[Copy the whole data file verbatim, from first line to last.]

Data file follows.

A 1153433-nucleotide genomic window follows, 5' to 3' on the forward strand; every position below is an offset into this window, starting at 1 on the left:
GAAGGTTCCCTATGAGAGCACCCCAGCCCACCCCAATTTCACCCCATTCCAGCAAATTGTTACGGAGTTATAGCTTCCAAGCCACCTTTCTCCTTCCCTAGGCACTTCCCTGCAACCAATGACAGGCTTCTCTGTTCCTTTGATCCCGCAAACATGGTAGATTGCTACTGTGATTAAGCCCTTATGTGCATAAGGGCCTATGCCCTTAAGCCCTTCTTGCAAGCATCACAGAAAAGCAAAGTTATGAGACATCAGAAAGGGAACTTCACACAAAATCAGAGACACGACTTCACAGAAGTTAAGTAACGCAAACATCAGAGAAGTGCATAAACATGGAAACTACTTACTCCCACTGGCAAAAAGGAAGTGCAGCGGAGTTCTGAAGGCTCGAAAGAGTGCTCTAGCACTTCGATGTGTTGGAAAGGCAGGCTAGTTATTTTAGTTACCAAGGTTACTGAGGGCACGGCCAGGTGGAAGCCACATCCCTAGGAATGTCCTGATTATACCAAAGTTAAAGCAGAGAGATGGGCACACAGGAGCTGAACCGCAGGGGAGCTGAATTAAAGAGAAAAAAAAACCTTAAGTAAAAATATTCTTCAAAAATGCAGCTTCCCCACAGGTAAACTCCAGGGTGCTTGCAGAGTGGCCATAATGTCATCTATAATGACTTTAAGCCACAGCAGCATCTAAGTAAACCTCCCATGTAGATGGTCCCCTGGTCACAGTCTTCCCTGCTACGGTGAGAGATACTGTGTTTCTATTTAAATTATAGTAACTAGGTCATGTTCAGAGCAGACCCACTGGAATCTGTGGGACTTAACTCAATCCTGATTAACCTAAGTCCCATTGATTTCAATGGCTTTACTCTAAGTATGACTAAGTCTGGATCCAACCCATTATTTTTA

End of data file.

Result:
A 1153433-nucleotide genomic window follows, 5' to 3' on the forward strand; every position below is an offset into this window, starting at 1 on the left:
GAAGGTTCCCTATGAGAGCACCCCAGCCCACCCCAATTTCACCCCATTCCAGCAAATTGTTACGGAGTTATAGCTTCCAAGCCACCTTTCTCCTTCCCTAGGCACTTCCCTGCAACCAATGACAGGCTTCTCTGTTCCTTTGATCCCGCAAACATGGTAGATTGCTACTGTGATTAAGCCCTTATGTGCATAAGGGCCTATGCCCTTAAGCCCTTCTTGCAAGCATCACAGAAAAGCAAAGTTATGAGACATCAGAAAGGGAACTTCACACAAAATCAGAGACACGACTTCACAGAAGTTAAGTAACGCAAACATCAGAGAAGTGCATAAACATGGAAACTACTTACTCCCACTGGCAAAAAGGAAGTGCAGCGGAGTTCTGAAGGCTCGAAAGAGTGCTCTAGCACTTCGATGTGTTGGAAAGGCAGGCTAGTTATTTTAGTTACCAAGGTTACTGAGGGCACGGCCAGGTGGAAGCCACATCCCTAGGAATGTCCTGATTATACCAAAGTTAAAGCAGAGAGATGGGCACACAGGAGCTGAACCGCAGGGGAGCTGAATTAAAGAGAAAAAAAAACCTTAAGTAAAAATATTCTTCAAAAATGCAGCTTCCCCACAGGTAAACTCCAGGGTGCTTGCAGAGTGGCCATAATGTCATCTATAATGACTTTAAGCCACAGCAGCATCTAAGTAAACCTCCCATGTAGATGGTCCCCTGGTCACAGTCTTCCCTGCTACGGTGAGAGATACTGTGTTTCTATTTAAATTATAGTAACTAGGTCATGTTCAGAGCAGACCCACTGGAATCTGTGGGACTTAACTCAATCCTGATTAACCTAAGTCCCATTGATTTCAATGGCTTTACTCTAAGTATGACTAAGTCTGGATCCAACCCATTATTTTTA